My humble beginnings Back in the early 2000s, I was the sole network engineer at a startup. By morning, my role included managing four floors and 22 European locations packed with different vendors and servers between three companies. In the evenings, I administered the largest enterprise streaming networking in Europe with a group of highly skilled staff.Since we were an early startup, combined roles were the norm. I’m sure that most of you who joined as young engineers in such situations could understand how I felt back then. However, it was a good experience, so I battled through it. To keep my evening’s stress-free and without any IT calls, I had to design in as much high-availability (HA) as I possibly could. After all, all the interesting technological learning was in the second part of my day working with content delivery mechanisms and complex routing.To read this article in full, please click here

IDG Contributor Network: Self-healing SD-WAN removes the drama of high-availability planning

My humble beginnings Back in the early 2000s, I was the sole network engineer at a startup. By morning, my role included managing four floors and 22 European locations packed with different vendors and servers between three companies. In the evenings, I administered the largest enterprise streaming networking in Europe with a group of highly skilled staff.Since we were an early startup, combined roles were the norm. I’m sure that most of you who joined as young engineers in such situations could understand how I felt back then. However, it was a good experience, so I battled through it. To keep my evening’s stress-free and without any IT calls, I had to design in as much high-availability (HA) as I possibly could. After all, all the interesting technological learning was in the second part of my day working with content delivery mechanisms and complex routing.To read this article in full, please click here

IDG Contributor Network: Introducing Named Data Networking

While computing, storage and programming have dramatically changed and become simpler and cheaper over the last 20 years, however, IP networking has not. IP networking is still stuck in the era of mid-1990s.Realistically, when I look at ways to upgrade or improve a network, the approach falls into two separate buckets. One is the tactical move and the other is strategic. For example, when I look at IPv6, I see this as a tactical move. There aren’t many business value-adds.In fact, there are opposites such as additional overheads and minimal internetworking QoS between IPv4 & v6 with zero application awareness and still a lack of security. Here, I do not intend to say that one should not upgrade to IPv6, it does give you more IP addresses (if you need them) and better multicast capabilities but it’s a tactical move.To read this article in full, please click here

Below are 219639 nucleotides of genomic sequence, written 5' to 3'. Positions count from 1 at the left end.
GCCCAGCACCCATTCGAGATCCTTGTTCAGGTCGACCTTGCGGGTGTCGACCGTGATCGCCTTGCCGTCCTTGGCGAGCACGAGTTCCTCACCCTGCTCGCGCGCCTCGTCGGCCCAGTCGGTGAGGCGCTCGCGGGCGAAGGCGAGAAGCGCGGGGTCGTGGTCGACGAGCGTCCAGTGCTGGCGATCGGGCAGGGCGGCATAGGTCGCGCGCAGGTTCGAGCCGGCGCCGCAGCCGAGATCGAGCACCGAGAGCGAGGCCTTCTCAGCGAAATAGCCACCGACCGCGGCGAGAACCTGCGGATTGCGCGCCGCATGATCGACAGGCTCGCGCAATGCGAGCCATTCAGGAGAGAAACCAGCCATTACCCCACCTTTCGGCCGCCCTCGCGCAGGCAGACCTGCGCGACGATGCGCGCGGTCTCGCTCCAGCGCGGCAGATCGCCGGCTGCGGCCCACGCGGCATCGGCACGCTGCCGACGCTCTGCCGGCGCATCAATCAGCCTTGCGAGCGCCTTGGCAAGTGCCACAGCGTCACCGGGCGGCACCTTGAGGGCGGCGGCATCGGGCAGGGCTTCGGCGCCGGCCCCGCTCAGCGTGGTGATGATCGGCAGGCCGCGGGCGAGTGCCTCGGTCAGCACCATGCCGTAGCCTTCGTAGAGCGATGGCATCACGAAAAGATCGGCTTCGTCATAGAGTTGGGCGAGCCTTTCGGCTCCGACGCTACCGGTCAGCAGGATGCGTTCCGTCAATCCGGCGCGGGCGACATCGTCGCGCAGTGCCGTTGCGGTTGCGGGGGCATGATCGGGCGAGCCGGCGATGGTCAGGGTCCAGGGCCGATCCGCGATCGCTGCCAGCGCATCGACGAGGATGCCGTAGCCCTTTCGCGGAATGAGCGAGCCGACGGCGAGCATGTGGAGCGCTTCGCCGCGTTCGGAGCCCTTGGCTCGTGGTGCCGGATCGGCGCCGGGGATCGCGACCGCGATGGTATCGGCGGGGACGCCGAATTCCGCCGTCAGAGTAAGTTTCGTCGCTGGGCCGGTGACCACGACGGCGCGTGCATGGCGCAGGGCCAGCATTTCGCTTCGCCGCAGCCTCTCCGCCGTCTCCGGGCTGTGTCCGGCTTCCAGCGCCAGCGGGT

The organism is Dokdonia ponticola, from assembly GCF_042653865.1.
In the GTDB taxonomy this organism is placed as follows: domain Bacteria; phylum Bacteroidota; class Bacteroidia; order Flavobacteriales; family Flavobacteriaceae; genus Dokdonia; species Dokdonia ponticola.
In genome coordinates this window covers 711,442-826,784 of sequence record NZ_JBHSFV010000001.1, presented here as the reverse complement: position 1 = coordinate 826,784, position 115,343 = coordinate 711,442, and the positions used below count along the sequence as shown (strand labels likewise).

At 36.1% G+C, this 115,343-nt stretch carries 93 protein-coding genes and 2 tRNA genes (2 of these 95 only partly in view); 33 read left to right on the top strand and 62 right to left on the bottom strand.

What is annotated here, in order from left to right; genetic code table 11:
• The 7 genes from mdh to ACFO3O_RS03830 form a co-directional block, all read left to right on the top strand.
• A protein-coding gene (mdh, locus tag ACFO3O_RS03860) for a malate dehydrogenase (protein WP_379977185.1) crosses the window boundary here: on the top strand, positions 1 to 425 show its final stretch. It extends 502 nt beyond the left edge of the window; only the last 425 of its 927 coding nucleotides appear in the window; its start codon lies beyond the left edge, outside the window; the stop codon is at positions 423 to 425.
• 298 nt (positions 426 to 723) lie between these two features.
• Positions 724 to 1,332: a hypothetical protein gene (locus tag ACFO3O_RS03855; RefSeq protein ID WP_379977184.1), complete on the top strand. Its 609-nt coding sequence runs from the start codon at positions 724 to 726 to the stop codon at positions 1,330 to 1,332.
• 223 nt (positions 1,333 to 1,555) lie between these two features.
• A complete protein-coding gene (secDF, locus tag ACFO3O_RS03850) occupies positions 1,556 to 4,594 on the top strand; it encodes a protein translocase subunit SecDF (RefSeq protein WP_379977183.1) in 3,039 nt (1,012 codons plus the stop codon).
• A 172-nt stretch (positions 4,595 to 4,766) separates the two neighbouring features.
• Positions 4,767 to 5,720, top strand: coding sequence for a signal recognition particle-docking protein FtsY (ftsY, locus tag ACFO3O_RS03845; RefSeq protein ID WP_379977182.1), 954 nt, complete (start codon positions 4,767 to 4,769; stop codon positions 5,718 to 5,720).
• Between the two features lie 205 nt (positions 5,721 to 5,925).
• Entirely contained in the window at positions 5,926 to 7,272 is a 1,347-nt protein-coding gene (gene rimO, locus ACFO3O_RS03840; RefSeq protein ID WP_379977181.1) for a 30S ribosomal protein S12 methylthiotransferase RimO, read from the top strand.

IDG Contributor Network: Introducing Named Data Networking

While computing, storage and programming have dramatically changed and become simpler and cheaper over the last 20 years, however, IP networking has not. IP networking is still stuck in the era of mid-1990s.Realistically, when I look at ways to upgrade or improve a network, the approach falls into two separate buckets. One is the tactical move and the other is strategic. For example, when I look at IPv6, I see this as a tactical move. There aren’t many business value-adds.In fact, there are opposites such as additional overheads and minimal internetworking QoS between IPv4 & v6 with zero application awareness and still a lack of security. Here, I do not intend to say that one should not upgrade to IPv6, it does give you more IP addresses (if you need them) and better multicast capabilities but it’s a tactical move.To read this article in full, please click here

IDG Contributor Network: Identity awareness: it’s more than just a packet

It was about 20 years ago when I plugged my first Ethernet cable into a switch. It was for our new chief executive officer. Little did she know that she was about to share her traffic with most others on the first floor. At that time being a network engineer, I had five floors to be looked after.Having a few virtual LANs (VLANs) per floor was a common design practice in those traditional days. Essentially, a couple of broadcast domains per floor were deemed OK. With the VLAN-based approach, we used to give access to different people on the same subnet. Even though people worked at different levels but if in the same subnet, they were all treated the same.To read this article in full, please click here

IDG Contributor Network: Identity awareness: it’s more than just a packet